April Fools’ joke on us

British Columbians' day-to-day spending money continues to shrink

Gentlemen, have you done double take recently – looked at your hands and realized they are not the hands you felt digging for coins in you pants’ pocket?

Ladies, have you looked in the change pouch in your purse recently and noticed your money appears to be mysteriously disappearing?

Well, you are not alone dear readers.

Pretty much every British Columbian is walking around with a little less jingle in their jeans this month, and the pocket change will continue to shrink for years to come.

The reason we having less spending money is our senior levels of government played an April Fools’ Day joke on us at the beginning of the month.

So here is what happened on April 1, 2014:

• BC Hydro fees jumped up nine per cent. It is the first of five planned annual hikes by our family friendly B.C. Liberal government.

• Canada Post was “forced” to raise the price of a regular postage stamp from 63 cents to a $1. It will be tough on businesses that rely on the postal service, and a little harder to write a letter to family and friends, or ship off parcels to folks celebrating special occasions.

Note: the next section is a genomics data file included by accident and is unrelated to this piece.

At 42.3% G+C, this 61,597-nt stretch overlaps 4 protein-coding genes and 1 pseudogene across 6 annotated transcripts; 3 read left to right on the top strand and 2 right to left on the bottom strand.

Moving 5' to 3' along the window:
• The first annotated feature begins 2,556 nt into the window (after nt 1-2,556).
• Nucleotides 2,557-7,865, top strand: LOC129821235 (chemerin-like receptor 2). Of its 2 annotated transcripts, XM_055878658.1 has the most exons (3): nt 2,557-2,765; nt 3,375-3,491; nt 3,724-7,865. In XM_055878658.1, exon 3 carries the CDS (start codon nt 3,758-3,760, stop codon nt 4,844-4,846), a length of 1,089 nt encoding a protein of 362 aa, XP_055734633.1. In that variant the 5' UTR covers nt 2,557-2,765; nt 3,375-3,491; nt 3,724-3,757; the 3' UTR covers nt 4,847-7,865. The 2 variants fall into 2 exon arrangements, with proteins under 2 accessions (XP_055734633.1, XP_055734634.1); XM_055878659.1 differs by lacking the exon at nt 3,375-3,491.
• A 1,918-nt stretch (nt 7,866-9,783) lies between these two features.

• Ferry rates were also increase for the already outrageous fees, and free weekday rides for seniors have been cancelled. However, it’s only going be painful for the folks who need to ride the ferries to conduct business, commute or visit loved ones.

While these may seem like paltry increases, they are compounded by other recent government increases: ICBC ($10/year); EI ($23/year for the average worker); MSP ($60/year for average family); and CPP ($70/year).

B.C. income taxes have also gone up for working couple because of lower basic personal and spousal income thresholds.

Meanwhile, the rich folks, including the bureaucrats and the politicians, won’t feel any pain from the increased rates and fees. Even if the increases do garner some attention from them, they will shrug it off.

However, the ever-shrinking middle-class folks will probably feel it as the monthly bills come in and the take-home pay slowly becomes a little smaller.

The elderly, single parents and folks who live near or below the poverty line are definitely going to feel the pain in their day-to-day existences.

There is going to be a breaking point unless some changes are made.

How many people will be sitting in the dark because they can’t afford electricity?

It won’t be the MLAs who sit in the copper-domed tower of the legislature – unless the lights are turned out on them in the next provincial election.